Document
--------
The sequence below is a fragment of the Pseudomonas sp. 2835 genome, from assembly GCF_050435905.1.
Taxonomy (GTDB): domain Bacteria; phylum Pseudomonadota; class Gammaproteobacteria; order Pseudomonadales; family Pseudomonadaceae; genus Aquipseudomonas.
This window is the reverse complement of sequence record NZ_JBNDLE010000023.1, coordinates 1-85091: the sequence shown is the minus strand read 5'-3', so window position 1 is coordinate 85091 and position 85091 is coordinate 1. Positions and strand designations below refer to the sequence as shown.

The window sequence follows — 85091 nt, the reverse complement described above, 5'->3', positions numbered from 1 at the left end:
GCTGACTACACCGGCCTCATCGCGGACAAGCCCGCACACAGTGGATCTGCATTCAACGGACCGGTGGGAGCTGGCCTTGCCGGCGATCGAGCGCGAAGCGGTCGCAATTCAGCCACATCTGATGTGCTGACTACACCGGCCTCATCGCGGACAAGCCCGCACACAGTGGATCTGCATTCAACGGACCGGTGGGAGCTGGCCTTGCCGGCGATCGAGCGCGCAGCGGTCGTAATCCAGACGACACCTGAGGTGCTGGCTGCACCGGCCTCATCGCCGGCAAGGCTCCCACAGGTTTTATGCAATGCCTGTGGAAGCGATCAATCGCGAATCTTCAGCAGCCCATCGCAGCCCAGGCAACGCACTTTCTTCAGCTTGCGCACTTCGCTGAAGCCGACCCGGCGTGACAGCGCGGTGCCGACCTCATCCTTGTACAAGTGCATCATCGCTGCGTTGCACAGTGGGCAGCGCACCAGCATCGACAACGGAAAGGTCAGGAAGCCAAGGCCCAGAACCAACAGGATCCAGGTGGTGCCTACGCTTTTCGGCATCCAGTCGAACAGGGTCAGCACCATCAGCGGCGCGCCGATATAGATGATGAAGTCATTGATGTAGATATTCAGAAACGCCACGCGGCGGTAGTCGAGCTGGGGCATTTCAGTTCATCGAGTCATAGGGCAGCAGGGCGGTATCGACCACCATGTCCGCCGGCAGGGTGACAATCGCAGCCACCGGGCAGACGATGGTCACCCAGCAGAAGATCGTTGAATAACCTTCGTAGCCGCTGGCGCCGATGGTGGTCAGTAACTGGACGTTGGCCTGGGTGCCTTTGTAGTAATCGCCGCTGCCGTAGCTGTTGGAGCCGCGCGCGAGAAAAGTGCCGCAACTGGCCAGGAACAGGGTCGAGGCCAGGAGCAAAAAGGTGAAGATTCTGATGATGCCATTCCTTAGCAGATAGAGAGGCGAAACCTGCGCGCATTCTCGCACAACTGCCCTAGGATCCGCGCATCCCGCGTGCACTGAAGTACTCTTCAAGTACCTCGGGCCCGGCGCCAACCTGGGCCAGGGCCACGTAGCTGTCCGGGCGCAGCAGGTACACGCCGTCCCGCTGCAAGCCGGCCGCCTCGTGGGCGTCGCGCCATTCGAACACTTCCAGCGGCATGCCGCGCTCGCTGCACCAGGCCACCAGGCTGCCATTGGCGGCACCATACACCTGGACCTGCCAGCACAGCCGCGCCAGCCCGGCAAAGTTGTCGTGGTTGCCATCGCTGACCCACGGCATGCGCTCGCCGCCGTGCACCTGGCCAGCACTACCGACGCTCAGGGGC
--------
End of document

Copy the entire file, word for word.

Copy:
The sequence below is a fragment of the Pseudomonas sp. 2835 genome, from assembly GCF_050435905.1.
Taxonomy (GTDB): domain Bacteria; phylum Pseudomonadota; class Gammaproteobacteria; order Pseudomonadales; family Pseudomonadaceae; genus Aquipseudomonas.
This window is the reverse complement of sequence record NZ_JBNDLE010000023.1, coordinates 1-85091: the sequence shown is the minus strand read 5'-3', so window position 1 is coordinate 85091 and position 85091 is coordinate 1. Positions and strand designations below refer to the sequence as shown.

The window sequence follows — 85091 nt, the reverse complement described above, 5'->3', positions numbered from 1 at the left end:
GCTGACTACACCGGCCTCATCGCGGACAAGCCCGCACACAGTGGATCTGCATTCAACGGACCGGTGGGAGCTGGCCTTGCCGGCGATCGAGCGCGAAGCGGTCGCAATTCAGCCACATCTGATGTGCTGACTACACCGGCCTCATCGCGGACAAGCCCGCACACAGTGGATCTGCATTCAACGGACCGGTGGGAGCTGGCCTTGCCGGCGATCGAGCGCGCAGCGGTCGTAATCCAGACGACACCTGAGGTGCTGGCTGCACCGGCCTCATCGCCGGCAAGGCTCCCACAGGTTTTATGCAATGCCTGTGGAAGCGATCAATCGCGAATCTTCAGCAGCCCATCGCAGCCCAGGCAACGCACTTTCTTCAGCTTGCGCACTTCGCTGAAGCCGACCCGGCGTGACAGCGCGGTGCCGACCTCATCCTTGTACAAGTGCATCATCGCTGCGTTGCACAGTGGGCAGCGCACCAGCATCGACAACGGAAAGGTCAGGAAGCCAAGGCCCAGAACCAACAGGATCCAGGTGGTGCCTACGCTTTTCGGCATCCAGTCGAACAGGGTCAGCACCATCAGCGGCGCGCCGATATAGATGATGAAGTCATTGATGTAGATATTCAGAAACGCCACGCGGCGGTAGTCGAGCTGGGGCATTTCAGTTCATCGAGTCATAGGGCAGCAGGGCGGTATCGACCACCATGTCCGCCGGCAGGGTGACAATCGCAGCCACCGGGCAGACGATGGTCACCCAGCAGAAGATCGTTGAATAACCTTCGTAGCCGCTGGCGCCGATGGTGGTCAGTAACTGGACGTTGGCCTGGGTGCCTTTGTAGTAATCGCCGCTGCCGTAGCTGTTGGAGCCGCGCGCGAGAAAAGTGCCGCAACTGGCCAGGAACAGGGTCGAGGCCAGGAGCAAAAAGGTGAAGATTCTGATGATGCCATTCCTTAGCAGATAGAGAGGCGAAACCTGCGCGCATTCTCGCACAACTGCCCTAGGATCCGCGCATCCCGCGTGCACTGAAGTACTCTTCAAGTACCTCGGGCCCGGCGCCAACCTGGGCCAGGGCCACGTAGCTGTCCGGGCGCAGCAGGTACACGCCGTCCCGCTGCAAGCCGGCCGCCTCGTGGGCGTCGCGCCATTCGAACACTTCCAGCGGCATGCCGCGCTCGCTGCACCAGGCCACCAGGCTGCCATTGGCGGCACCATACACCTGGACCTGCCAGCACAGCCGCGCCAGCCCGGCAAAGTTGTCGTGGTTGCCATCGCTGACCCACGGCATGCGCTCGCCGCCGTGCACCTGGCCAGCACTACCGACGCTCAGGGGC